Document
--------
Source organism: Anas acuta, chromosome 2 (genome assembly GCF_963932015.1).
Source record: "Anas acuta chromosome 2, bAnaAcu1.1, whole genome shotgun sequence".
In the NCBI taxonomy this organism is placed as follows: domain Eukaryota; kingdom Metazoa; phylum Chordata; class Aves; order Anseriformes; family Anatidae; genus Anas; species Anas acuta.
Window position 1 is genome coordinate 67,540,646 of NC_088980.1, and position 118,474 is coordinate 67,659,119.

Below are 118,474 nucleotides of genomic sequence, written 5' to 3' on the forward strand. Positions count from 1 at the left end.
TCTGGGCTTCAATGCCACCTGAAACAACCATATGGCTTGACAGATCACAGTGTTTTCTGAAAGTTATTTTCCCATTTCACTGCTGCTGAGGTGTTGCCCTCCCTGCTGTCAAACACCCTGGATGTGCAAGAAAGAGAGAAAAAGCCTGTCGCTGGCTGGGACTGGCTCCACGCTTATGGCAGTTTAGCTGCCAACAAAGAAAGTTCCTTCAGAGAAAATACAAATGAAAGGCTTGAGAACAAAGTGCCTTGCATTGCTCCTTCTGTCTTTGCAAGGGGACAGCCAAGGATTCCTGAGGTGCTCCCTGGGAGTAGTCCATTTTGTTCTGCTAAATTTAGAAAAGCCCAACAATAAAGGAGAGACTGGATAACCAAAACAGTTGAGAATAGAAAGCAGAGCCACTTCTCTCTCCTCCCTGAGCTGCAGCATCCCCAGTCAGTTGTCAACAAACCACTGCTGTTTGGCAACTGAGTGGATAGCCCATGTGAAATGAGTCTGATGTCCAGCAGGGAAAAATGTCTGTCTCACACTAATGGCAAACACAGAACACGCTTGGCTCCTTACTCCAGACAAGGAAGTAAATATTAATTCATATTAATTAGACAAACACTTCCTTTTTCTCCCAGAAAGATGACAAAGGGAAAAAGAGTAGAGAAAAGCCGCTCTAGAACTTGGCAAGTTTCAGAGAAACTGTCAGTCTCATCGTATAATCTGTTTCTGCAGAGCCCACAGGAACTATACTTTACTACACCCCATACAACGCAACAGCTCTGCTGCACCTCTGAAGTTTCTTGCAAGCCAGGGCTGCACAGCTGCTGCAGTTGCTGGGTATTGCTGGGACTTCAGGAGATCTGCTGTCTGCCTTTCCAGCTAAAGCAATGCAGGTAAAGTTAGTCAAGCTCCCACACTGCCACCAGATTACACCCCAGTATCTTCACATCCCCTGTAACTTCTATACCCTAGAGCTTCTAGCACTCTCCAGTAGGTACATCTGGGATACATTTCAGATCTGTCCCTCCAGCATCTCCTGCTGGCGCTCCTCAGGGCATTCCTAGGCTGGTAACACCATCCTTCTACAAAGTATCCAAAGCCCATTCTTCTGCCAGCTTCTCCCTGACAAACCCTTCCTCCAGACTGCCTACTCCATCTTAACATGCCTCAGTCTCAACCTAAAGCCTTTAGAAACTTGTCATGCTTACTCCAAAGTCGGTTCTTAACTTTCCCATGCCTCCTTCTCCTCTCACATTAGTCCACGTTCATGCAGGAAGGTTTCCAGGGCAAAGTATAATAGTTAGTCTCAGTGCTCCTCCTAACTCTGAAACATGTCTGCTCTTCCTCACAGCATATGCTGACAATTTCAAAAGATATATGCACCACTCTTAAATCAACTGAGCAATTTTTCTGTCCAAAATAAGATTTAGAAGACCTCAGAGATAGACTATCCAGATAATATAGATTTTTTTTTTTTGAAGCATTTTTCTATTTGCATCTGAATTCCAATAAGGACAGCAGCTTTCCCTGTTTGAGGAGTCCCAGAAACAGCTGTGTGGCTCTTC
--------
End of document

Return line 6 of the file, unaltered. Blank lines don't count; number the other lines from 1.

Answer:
TCTGGGCTTCAATGCCACCTGAAACAACCATATGGCTTGACAGATCACAGTGTTTTCTGAAAGTTATTTTCCCATTTCACTGCTGCTGAGGTGTTGCCCTCCCTGCTGTCAAACACCCTGGATGTGCAAGAAAGAGAGAAAAAGCCTGTCGCTGGCTGGGACTGGCTCCACGCTTATGGCAGTTTAGCTGCCAACAAAGAAAGTTCCTTCAGAGAAAATACAAATGAAAGGCTTGAGAACAAAGTGCCTTGCATTGCTCCTTCTGTCTTTGCAAGGGGACAGCCAAGGATTCCTGAGGTGCTCCCTGGGAGTAGTCCATTTTGTTCTGCTAAATTTAGAAAAGCCCAACAATAAAGGAGAGACTGGATAACCAAAACAGTTGAGAATAGAAAGCAGAGCCACTTCTCTCTCCTCCCTGAGCTGCAGCATCCCCAGTCAGTTGTCAACAAACCACTGCTGTTTGGCAACTGAGTGGATAGCCCATGTGAAATGAGTCTGATGTCCAGCAGGGAAAAATGTCTGTCTCACACTAATGGCAAACACAGAACACGCTTGGCTCCTTACTCCAGACAAGGAAGTAAATATTAATTCATATTAATTAGACAAACACTTCCTTTTTCTCCCAGAAAGATGACAAAGGGAAAAAGAGTAGAGAAAAGCCGCTCTAGAACTTGGCAAGTTTCAGAGAAACTGTCAGTCTCATCGTATAATCTGTTTCTGCAGAGCCCACAGGAACTATACTTTACTACACCCCATACAACGCAACAGCTCTGCTGCACCTCTGAAGTTTCTTGCAAGCCAGGGCTGCACAGCTGCTGCAGTTGCTGGGTATTGCTGGGACTTCAGGAGATCTGCTGTCTGCCTTTCCAGCTAAAGCAATGCAGGTAAAGTTAGTCAAGCTCCCACACTGCCACCAGATTACACCCCAGTATCTTCACATCCCCTGTAACTTCTATACCCTAGAGCTTCTAGCACTCTCCAGTAGGTACATCTGGGATACATTTCAGATCTGTCCCTCCAGCATCTCCTGCTGGCGCTCCTCAGGGCATTCCTAGGCTGGTAACACCATCCTTCTACAAAGTATCCAAAGCCCATTCTTCTGCCAGCTTCTCCCTGACAAACCCTTCCTCCAGACTGCCTACTCCATCTTAACATGCCTCAGTCTCAACCTAAAGCCTTTAGAAACTTGTCATGCTTACTCCAAAGTCGGTTCTTAACTTTCCCATGCCTCCTTCTCCTCTCACATTAGTCCACGTTCATGCAGGAAGGTTTCCAGGGCAAAGTATAATAGTTAGTCTCAGTGCTCCTCCTAACTCTGAAACATGTCTGCTCTTCCTCACAGCATATGCTGACAATTTCAAAAGATATATGCACCACTCTTAAATCAACTGAGCAATTTTTCTGTCCAAAATAAGATTTAGAAGACCTCAGAGATAGACTATCCAGATAATATAGATTTTTTTTTTTTGAAGCATTTTTCTATTTGCATCTGAATTCCAATAAGGACAGCAGCTTTCCCTGTTTGAGGAGTCCCAGAAACAGCTGTGTGGCTCTTC